Darryl Worley

Darryl Worley

5.0 1
by Darryl Worley
     
 
On his last disc, Have You Forgotten?, hard-country newcomer Darryl Worley topped the charts with his topical, prowar sentiment. This time around, however, the Tennessee-bred performer turns his attention closer to home, devoting much of this self-titled effort to family: the issues that hold blood kin together and tear them

Overview

On his last disc, Have You Forgotten?, hard-country newcomer Darryl Worley topped the charts with his topical, prowar sentiment. This time around, however, the Tennessee-bred performer turns his attention closer to home, devoting much of this self-titled effort to family: the issues that hold blood kin together and tear them apart. On the thumping, rocking "Awful Beautiful Life," Worley sings of a typical Sunday afternoon featuring food, squabbling, and lots of love amid some tears. On "If Something Should Happen," a tuneful, mid-tempo shuffle replete with twanging guitar and moaning pedal steel, he takes the role of a man appealing to his friends to take care of his loved ones if he doesn't survive a surgical procedure. A love affair's end dominates some barflies' besotted conversation in the surging "I Love Her, She Hates Me," with a screaming fiddle and a foreboding top-strings guitar lick evoking the protagonist's anguish. "Work and Worry," paired here as paths to destruction, takes off from a shambling honky-tonk shuffle into a horn-driven Dixieland party. On a note of social responsibility, in "Wake Up America" Worley rips the drug culture as "a poison...spreading like a bad disease," tearing families and small towns apart, in an atmospheric, swirling arrangement that alternates deliberate, measured verses with propulsive, guitar-powered choruses. Worley has a rich, expressive voice, and at times his sound evokes a young Merle Haggard, especially on tender ballads such as the hymnlike "What Makes a Man Do That." The voice, the texts, and the arrangements make Darryl Worley an effective and moving portrait of this promising artist.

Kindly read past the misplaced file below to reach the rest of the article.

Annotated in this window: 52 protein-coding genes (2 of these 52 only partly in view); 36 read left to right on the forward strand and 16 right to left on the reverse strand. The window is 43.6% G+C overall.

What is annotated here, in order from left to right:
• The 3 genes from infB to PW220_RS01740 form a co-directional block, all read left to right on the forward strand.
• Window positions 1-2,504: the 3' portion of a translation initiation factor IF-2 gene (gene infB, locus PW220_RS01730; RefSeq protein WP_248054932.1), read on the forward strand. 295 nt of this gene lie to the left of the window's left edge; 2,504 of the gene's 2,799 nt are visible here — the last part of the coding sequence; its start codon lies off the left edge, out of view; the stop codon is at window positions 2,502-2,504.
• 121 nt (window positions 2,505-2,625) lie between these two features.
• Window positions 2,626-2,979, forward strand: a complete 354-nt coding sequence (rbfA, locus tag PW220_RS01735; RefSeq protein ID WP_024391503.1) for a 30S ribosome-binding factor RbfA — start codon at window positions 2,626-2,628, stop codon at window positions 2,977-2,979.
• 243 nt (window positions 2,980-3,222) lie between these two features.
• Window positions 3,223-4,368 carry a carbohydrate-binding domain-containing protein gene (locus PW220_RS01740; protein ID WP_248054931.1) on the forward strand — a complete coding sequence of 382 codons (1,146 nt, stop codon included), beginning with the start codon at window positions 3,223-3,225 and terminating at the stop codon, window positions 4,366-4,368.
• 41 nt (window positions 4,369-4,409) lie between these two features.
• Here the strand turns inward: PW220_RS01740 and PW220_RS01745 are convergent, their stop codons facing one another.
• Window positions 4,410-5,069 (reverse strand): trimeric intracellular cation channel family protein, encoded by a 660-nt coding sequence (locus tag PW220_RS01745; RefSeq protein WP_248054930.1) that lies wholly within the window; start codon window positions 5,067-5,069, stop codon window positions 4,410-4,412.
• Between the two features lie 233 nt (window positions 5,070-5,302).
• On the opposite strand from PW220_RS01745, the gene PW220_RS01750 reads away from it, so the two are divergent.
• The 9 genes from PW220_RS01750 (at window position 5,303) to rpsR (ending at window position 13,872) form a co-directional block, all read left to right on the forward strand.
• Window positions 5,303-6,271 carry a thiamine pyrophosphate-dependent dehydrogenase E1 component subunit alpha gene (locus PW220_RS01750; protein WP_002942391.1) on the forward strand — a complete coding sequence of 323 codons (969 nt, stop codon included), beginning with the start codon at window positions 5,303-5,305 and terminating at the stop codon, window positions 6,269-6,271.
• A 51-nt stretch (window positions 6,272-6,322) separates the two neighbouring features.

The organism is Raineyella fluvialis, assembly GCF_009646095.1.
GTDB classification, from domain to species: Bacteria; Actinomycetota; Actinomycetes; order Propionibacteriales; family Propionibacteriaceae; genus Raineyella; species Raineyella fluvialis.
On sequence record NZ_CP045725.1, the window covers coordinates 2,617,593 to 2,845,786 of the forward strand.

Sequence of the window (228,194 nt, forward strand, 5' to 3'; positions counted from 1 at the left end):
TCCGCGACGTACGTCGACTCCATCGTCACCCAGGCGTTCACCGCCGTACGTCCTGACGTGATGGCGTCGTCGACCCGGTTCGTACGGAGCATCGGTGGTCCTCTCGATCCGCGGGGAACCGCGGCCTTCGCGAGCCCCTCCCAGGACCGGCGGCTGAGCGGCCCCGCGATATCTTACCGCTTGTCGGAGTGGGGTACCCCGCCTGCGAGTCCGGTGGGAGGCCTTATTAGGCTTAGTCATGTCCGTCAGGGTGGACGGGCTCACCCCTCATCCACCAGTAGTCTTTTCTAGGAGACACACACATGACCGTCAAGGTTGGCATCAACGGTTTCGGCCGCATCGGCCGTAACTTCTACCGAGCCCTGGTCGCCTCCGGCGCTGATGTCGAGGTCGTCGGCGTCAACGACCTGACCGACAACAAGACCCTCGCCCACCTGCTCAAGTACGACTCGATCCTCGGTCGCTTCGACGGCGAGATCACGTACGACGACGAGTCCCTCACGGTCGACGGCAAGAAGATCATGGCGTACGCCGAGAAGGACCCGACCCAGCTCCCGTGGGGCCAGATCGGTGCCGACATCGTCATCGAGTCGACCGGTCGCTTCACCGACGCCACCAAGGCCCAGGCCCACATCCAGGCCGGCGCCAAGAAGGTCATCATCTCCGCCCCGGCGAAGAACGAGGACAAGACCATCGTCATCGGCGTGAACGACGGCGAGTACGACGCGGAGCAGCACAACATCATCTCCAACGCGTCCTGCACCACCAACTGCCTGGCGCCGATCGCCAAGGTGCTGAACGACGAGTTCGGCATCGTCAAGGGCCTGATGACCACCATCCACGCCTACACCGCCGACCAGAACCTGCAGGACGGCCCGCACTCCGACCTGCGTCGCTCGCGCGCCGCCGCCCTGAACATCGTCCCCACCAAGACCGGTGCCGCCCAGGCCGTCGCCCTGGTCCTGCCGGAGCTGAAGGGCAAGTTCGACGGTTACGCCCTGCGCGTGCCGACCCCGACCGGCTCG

Editorial Reviews

All Music Guide - William Ruhlmann